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Weight Loss on a Plant-Based Diet

Diabetes Type 2, Obesity, Research

Many people are trying out the Whole Food Plant Based diet for weight loss purposes. Luckily several research studies are showing that weight loss is achievable on a WFPB diet. In these studies, the effects of the dietary change already show within a matter of days!

The common pitfall of weight loss programs is that their effects are usually short-lived. People tend to go back to their old diets.

But when you achieve weight loss on a plant-based diet and then sustain the lifestyle, the results appear to be lasting. Want to know more about sustainable weight loss on a Whole Food Plant Based diet? Continue reading and find out more about these studies and how to get started.

The Obesity Problem

Obesity is a major problem worldwide.

Carrying excess body fat is the number-one risk factor for type 2 diabetes; up to 90 percent of those who develop the disease are overweight.

— Dr Greger (How Not To Die, page 106)

The World Health Organization’s obesity and overweight fact sheet include the following statistics:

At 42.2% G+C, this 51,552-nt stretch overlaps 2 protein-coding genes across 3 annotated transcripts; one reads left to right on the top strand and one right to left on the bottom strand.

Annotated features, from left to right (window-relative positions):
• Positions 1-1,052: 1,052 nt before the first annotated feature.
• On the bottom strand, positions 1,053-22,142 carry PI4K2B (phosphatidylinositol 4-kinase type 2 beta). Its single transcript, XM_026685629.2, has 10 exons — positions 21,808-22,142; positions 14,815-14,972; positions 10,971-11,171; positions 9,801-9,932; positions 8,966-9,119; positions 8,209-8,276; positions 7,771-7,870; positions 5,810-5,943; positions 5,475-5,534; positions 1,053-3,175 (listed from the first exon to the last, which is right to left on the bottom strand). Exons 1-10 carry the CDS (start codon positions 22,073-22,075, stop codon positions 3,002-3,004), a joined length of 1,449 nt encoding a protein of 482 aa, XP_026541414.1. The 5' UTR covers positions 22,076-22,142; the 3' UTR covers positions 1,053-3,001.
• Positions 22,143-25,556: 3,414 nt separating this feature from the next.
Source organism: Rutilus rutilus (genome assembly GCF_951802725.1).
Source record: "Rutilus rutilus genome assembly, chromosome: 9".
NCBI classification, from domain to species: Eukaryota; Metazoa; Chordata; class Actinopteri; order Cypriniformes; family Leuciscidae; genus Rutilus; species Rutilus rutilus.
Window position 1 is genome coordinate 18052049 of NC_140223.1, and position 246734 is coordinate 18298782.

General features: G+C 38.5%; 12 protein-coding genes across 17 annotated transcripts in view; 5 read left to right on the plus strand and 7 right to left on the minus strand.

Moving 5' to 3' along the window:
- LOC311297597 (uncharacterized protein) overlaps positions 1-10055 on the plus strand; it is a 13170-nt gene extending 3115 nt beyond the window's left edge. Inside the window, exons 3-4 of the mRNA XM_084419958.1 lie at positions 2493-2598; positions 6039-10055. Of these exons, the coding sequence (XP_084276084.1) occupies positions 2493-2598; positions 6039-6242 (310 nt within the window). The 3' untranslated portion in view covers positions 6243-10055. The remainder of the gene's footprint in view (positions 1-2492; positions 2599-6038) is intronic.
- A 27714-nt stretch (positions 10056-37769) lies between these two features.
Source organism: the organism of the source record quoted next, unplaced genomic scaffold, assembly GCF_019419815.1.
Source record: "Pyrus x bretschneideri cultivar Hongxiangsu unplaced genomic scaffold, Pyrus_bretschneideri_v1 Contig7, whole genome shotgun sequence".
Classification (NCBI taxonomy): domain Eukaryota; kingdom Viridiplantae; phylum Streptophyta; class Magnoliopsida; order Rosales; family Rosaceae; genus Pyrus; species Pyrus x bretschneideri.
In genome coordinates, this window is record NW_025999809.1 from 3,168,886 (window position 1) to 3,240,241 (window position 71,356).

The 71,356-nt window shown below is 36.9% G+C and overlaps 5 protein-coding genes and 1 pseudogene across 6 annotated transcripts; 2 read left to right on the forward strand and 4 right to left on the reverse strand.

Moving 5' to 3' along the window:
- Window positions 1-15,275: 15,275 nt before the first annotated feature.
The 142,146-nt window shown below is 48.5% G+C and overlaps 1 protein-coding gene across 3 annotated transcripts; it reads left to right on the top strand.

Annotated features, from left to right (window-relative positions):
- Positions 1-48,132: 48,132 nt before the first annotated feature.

• Since 1975, obesity worldwide has nearly tripled
  • 650 million obese people in the world (2016)
  • 1.9 billion overweight adults aged 18 years or older (2016)
  • Over 340 million children and adolescents aged 5-19 are overweight or obese (2016
  • Over 40 million children aged 0-5 are obese or overweight (2018)

The list contains more items but closes off with the hopeful message:

The fact sheet also mentions the leading causes of obesity and overweight:

  • Increased intake of foods containing large amounts of fat and sugar
  • Increased physical inactivity

So, with that information, these are the 3 core things individuals can do to reduce overweight and obesity:

-limit energy intake from total fats and sugars;
-increase consumption of fruit and vegetables, as well as legumes, whole grains and nuts; and
-engage in regular physical activity (60 minutes a day for children and 150 minutes spread through the week for adults).

World Health Organization

The food industry as a whole also has a big responsibility in the battle against the obesity epidemic. This starts with making healthy and nutritious food products at affordable pricing. The next step is to promote and encourage the public to make healthy food choices.

But, the most important thing is to take responsibility for your actions, including which foods go into your body. The WHO recommends us to increase the consumption of fruits, vegetables, beans, whole grains, and nuts. So, once we decide to follow the Whole Food Plant Based diet for weight loss: How much average weight loss can we expect and within which timeframe?